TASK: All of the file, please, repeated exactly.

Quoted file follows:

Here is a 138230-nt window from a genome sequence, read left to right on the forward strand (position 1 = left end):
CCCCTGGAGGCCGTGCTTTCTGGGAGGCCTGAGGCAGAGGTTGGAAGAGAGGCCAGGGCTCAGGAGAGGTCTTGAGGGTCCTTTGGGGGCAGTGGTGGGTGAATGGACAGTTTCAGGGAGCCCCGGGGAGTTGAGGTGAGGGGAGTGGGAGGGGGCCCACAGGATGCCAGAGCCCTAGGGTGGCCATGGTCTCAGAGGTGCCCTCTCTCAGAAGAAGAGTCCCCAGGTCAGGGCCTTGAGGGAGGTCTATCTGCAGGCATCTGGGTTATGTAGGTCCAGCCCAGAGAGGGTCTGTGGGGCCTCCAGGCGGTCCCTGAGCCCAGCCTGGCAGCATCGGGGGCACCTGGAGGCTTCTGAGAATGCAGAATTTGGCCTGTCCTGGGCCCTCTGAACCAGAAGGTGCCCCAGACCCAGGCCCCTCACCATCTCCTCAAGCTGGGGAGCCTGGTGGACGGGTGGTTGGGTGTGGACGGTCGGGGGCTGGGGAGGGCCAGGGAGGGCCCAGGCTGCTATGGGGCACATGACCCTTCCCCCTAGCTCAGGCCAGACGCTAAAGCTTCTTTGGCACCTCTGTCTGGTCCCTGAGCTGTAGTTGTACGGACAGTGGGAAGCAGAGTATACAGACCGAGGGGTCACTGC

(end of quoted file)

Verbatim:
Here is a 138230-nt window from a genome sequence, read left to right on the forward strand (position 1 = left end):
CCCCTGGAGGCCGTGCTTTCTGGGAGGCCTGAGGCAGAGGTTGGAAGAGAGGCCAGGGCTCAGGAGAGGTCTTGAGGGTCCTTTGGGGGCAGTGGTGGGTGAATGGACAGTTTCAGGGAGCCCCGGGGAGTTGAGGTGAGGGGAGTGGGAGGGGGCCCACAGGATGCCAGAGCCCTAGGGTGGCCATGGTCTCAGAGGTGCCCTCTCTCAGAAGAAGAGTCCCCAGGTCAGGGCCTTGAGGGAGGTCTATCTGCAGGCATCTGGGTTATGTAGGTCCAGCCCAGAGAGGGTCTGTGGGGCCTCCAGGCGGTCCCTGAGCCCAGCCTGGCAGCATCGGGGGCACCTGGAGGCTTCTGAGAATGCAGAATTTGGCCTGTCCTGGGCCCTCTGAACCAGAAGGTGCCCCAGACCCAGGCCCCTCACCATCTCCTCAAGCTGGGGAGCCTGGTGGACGGGTGGTTGGGTGTGGACGGTCGGGGGCTGGGGAGGGCCAGGGAGGGCCCAGGCTGCTATGGGGCACATGACCCTTCCCCCTAGCTCAGGCCAGACGCTAAAGCTTCTTTGGCACCTCTGTCTGGTCCCTGAGCTGTAGTTGTACGGACAGTGGGAAGCAGAGTATACAGACCGAGGGGTCACTGC